Last week, NOAA scientists discovered an unknown species in the deep sea. Not far from the Hawaiian Islands, at almost 4,300 meters depth—that’s more than 2-1/2 miles underwater—the unmanned submersible Deep Discoverer, operating from NOAA Ship Okeanos Explorer, captured video of a ghostly octopod.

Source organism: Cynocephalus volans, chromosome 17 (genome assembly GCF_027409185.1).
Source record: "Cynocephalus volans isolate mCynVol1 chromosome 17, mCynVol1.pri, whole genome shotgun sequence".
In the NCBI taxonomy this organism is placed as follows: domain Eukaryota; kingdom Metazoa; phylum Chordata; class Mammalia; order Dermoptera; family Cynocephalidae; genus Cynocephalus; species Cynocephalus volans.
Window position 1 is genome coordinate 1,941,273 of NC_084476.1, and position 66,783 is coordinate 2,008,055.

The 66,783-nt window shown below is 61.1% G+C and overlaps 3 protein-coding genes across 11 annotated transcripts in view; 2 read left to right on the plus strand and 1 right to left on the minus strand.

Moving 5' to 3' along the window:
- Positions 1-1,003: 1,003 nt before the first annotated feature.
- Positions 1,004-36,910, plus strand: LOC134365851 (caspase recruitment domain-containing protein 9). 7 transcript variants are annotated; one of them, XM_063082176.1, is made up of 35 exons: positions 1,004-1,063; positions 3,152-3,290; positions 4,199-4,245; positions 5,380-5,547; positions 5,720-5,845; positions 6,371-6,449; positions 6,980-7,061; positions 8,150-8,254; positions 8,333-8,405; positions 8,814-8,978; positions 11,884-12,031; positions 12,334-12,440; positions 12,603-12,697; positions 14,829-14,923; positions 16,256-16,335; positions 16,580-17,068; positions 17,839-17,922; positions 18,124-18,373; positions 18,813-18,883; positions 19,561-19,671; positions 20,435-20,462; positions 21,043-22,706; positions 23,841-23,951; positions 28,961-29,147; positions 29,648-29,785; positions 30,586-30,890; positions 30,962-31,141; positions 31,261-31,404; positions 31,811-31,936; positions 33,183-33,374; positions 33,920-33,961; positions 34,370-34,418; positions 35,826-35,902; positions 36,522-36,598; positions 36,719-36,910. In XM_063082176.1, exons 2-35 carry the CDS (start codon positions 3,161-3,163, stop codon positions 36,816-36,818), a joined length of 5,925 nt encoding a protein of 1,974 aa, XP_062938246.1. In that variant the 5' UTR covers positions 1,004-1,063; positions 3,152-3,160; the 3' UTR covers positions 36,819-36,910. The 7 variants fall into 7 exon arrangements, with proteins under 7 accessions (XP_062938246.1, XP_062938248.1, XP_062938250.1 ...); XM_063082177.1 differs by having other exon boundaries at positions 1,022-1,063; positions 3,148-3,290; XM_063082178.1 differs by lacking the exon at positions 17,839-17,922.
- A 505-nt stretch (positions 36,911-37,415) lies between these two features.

The vast open ocean presents an especially challenging environment for its inhabitants since there is nowhere for them to hide. Yet, nature has found a remarkable way for fish to hide from their predators using camouflage techniques. In a study published in the current issue of Science, researchers from Harbor Branch Oceanographic Institute at Florida Atlantic University and collaborators show that fish scales have evolved to not only reflect light, but to also scramble polarization. They identified the tissue structure that fish evolved to do this, which could be an analog to develop new materials to help hide objects in the water.